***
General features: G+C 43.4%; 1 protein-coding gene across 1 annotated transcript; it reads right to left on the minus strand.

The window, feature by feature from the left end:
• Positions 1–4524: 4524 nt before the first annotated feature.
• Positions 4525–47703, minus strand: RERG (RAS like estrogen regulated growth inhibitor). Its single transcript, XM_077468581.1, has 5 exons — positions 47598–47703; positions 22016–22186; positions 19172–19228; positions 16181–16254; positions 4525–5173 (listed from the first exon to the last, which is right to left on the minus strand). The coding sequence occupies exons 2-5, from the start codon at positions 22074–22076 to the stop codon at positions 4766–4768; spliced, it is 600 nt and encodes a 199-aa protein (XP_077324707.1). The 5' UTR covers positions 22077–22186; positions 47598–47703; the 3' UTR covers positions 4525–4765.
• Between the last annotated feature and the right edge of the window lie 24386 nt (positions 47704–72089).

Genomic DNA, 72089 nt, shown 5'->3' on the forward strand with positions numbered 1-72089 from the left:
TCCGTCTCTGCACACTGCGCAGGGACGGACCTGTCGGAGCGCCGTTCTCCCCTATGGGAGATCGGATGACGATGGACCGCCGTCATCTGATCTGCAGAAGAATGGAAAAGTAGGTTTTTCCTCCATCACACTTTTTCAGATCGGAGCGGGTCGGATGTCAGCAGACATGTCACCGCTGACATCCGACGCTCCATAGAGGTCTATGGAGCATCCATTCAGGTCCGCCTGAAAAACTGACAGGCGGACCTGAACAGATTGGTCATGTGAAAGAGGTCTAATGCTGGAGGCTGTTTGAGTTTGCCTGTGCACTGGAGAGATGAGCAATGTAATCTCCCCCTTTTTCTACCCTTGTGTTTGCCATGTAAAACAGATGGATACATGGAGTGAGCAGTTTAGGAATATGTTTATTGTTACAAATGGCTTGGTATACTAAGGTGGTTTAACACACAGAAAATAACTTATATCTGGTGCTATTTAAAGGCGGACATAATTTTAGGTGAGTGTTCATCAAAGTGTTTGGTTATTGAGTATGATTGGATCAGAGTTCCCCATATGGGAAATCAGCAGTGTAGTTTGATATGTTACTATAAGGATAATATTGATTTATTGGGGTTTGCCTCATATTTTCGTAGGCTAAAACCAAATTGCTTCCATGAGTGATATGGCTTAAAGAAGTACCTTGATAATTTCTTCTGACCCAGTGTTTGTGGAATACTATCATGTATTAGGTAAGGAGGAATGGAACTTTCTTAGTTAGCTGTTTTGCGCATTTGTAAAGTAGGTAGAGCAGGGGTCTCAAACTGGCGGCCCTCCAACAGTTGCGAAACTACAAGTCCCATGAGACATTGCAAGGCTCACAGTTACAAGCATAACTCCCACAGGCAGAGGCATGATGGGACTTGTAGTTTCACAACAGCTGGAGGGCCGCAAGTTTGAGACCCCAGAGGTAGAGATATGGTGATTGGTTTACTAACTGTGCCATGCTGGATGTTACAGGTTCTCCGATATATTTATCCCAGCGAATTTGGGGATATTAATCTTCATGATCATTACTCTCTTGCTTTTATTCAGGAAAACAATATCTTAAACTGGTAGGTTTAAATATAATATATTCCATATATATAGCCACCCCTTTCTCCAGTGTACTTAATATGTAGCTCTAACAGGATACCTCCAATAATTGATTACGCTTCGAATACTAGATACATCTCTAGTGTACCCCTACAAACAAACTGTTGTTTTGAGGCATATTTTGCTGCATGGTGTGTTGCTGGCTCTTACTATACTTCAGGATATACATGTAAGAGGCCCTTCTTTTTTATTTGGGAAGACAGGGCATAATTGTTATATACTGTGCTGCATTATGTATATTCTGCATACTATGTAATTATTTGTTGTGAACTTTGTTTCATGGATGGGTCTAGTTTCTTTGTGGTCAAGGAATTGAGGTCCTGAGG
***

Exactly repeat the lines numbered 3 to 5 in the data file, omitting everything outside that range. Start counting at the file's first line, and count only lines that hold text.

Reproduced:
• Positions 1–4524: 4524 nt before the first annotated feature.
• Positions 4525–47703, minus strand: RERG (RAS like estrogen regulated growth inhibitor). Its single transcript, XM_077468581.1, has 5 exons — positions 47598–47703; positions 22016–22186; positions 19172–19228; positions 16181–16254; positions 4525–5173 (listed from the first exon to the last, which is right to left on the minus strand). The coding sequence occupies exons 2-5, from the start codon at positions 22074–22076 to the stop codon at positions 4766–4768; spliced, it is 600 nt and encodes a 199-aa protein (XP_077324707.1). The 5' UTR covers positions 22077–22186; positions 47598–47703; the 3' UTR covers positions 4525–4765.
• Between the last annotated feature and the right edge of the window lie 24386 nt (positions 47704–72089).